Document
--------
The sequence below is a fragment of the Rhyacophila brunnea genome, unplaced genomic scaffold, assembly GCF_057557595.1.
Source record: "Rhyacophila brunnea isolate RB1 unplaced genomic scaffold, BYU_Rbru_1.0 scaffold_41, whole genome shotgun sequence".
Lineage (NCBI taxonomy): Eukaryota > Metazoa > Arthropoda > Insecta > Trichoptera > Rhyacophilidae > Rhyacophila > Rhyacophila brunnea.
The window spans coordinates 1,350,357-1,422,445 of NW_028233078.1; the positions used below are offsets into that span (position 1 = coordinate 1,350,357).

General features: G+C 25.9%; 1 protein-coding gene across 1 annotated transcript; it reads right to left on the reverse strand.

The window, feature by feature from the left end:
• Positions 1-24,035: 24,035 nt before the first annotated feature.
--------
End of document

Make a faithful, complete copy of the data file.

The sequence below is a fragment of the Rhyacophila brunnea genome, unplaced genomic scaffold, assembly GCF_057557595.1.
Source record: "Rhyacophila brunnea isolate RB1 unplaced genomic scaffold, BYU_Rbru_1.0 scaffold_41, whole genome shotgun sequence".
Lineage (NCBI taxonomy): Eukaryota > Metazoa > Arthropoda > Insecta > Trichoptera > Rhyacophilidae > Rhyacophila > Rhyacophila brunnea.
The window spans coordinates 1,350,357-1,422,445 of NW_028233078.1; the positions used below are offsets into that span (position 1 = coordinate 1,350,357).

General features: G+C 25.9%; 1 protein-coding gene across 1 annotated transcript; it reads right to left on the reverse strand.

The window, feature by feature from the left end:
• Positions 1-24,035: 24,035 nt before the first annotated feature.